A Little Fight with Myself by Mary Beth

 

I am a cancer survivor.  If you were to look at me I do not think you would be able to tell that I have had cancer. I do not wear any pink ribbons, or survivor pins. I am not sure why not…I think it has to do with cancer defining, consuming my life for the time it did and I guess that continual spot in my mind. But sometimes I wish I did wear a ribbon or something to let people know that I too am a survivor. A little sign of hope.

What do you do when you see a person that is obviously fighting cancer? Do you go up to them and give encouraging words? Do you stare in disbelief or with pity? Do you look away?  I find myself having a little fight in my head with Should I go up to them and tell them I too am a cancer survivor or do I just not say anything, look away and say a small prayer?

I found myself having this fight in my head on the plane back from my niece’s wedding. Sitting a row ahead of us and on the other side of the aisle were two women. One was all in pink with a hat and the other woman was healthy. It took me back to my treatment days. I sat there thinking of what to do. It is kind of awkward. You don’t want to assume, yet I never know what to say… Are you in treatment? Are you a cancer survivor?  So after quite a mental struggle .. I went to the restroom and on the way back I found my courage. I leaned over and told her that I was a five year cancer survivor and I wished her all the best. She looked up with a smile on her face and told me that she was diagnosed stage 4 breast cancer in 2009 and was now in her brain. They were on their way to Las Vegas to visit a friend. Gail told me that she thought about not traveling, but really wanted to go. I assumed that it was her daughter sitting next to her. Ann handed me a pen and told me of an organization that she started to raise money for Gail. The organization is called Right Side of the Dirt… explaining that the goal is to keep her on the right side of the dirt. Very Creative. The three of us had a nice little chat and I told her I would be thinking and praying for her.

I sat down and felt so good that I made the decision to say something. When they were exiting the plane, I noticed they were pulling a dark green suitcase with the words Elderwood Senior Care embroidered on the bag. That was the company that I used to work for when we lived in Williamsville, New York. I worked for the company for 9 years and each holiday the employees would received a gift with the company name on it. I have a blanket, cooler, duffle bag, umbrella, folding chair and I am sure a few other items. I must have left before the suitcase!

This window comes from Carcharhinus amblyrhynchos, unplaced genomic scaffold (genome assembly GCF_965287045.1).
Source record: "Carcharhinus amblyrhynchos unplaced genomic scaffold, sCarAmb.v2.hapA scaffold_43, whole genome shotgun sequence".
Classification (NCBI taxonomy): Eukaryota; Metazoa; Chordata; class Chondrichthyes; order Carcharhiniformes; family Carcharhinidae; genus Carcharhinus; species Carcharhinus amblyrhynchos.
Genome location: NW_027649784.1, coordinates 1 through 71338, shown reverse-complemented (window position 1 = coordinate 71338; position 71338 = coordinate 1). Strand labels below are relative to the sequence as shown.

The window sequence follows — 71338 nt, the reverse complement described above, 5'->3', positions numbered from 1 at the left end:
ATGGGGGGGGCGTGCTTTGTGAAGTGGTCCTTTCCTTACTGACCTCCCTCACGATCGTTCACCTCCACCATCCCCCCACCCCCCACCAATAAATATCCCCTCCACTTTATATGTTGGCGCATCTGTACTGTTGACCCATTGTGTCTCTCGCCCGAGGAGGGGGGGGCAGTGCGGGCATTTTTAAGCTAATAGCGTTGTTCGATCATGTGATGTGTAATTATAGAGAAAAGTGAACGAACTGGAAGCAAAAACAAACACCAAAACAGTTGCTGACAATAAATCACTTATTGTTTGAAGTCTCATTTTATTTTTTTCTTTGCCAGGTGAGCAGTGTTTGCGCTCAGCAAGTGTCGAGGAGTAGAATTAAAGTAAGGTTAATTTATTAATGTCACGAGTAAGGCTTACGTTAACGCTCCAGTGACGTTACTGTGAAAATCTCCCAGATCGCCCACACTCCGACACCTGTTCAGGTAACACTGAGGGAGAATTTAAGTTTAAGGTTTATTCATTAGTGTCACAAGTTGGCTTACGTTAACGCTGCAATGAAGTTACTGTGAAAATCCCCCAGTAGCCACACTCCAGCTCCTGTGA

When I got home I emailed Ann to ask her if it would be ok that I write about our meeting and link to her site. I received a response from Ruth, Ann’s sister. As it turns out Gail was their younger sister, not their Mother. Cancer can ravage a person and really takes a toll. Gail had worked for Elderwood since 2001 in their corporate office. I worked for Elderwood until 2003 in a satellite location. I am sure that we must have met each other in that two years.

It really is a small world isn’t it?

 

cross-posted at marybethvolpini

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6 Responses to A Little Fight with Myself by Mary Beth

  1. jillian says:

    I never know what to say either…but one thing is for sure – it’s a small, small world.

  2. LeRoy Dean says:

    We, all too often, say so little when much needs to be said.

  3. Amanda says:

    It’s amazing how much is missed with what goes unsaid. Good on you for giving the feelings flight.

  4. Therese Pitrelli says:

    Interesting perspective. As a newbee survivor following my double mastectomy in May of this year, I have often had the same feelings. It is easy to approach and speak with fellow cancer survivors in your doctor’s office or at the hospital but not as easy to approach someone that passes you by or waits in the check out line at your local grocers. I certainly wouldn’t mind being approached but I bear no outward signs at this time. I have wondered though if this would be awkward for the recipient. What if they aren’t sick? It is like the fear of asking someone when the baby is due only to be told ” I am not pregnant” .
    I realize now that it is MY fear and awkwardness that has let me allow these opportunities to pass me by. I will definitely strive to embrace this approach. I am sure that the individuals that I engage with will comfort me as much or more than the comfort I hope to provide. Praying for us all.

  5. Lahdeedah says:

    Mary Beth,

    I love how you handled this with such grace (as usual). I was on the receiving end of that kind of compassion more than once during treatment. One occurence that stands out: I was sitting at the counter at California Pizza Kitchen with my then significant other. I had decided to not wear my wig that night, as I’d worn it all day long at work and needed the break. A couple across the counter kept staring at me. The woman smiled. Halfway through dinner, the waiter brought me a glass of chardonnay, courtesy of the woman across the counter. “You’re so brave,” was all she said. It just warmed my heart. Since then, I’ve decided to take that risk, too, with other women who may be in treatment. Thanks for reminding me of other people’s kindness, Mary Beth. Hope things are good with you.

    xo

    Jill

  6. zameright says:

    Sometimes we need to talk more even some said “to your point!”. Being a wise as a speaker is much better “worth-it” than coming up with the little words but suffer.
    Overall, I love the author’s point of view

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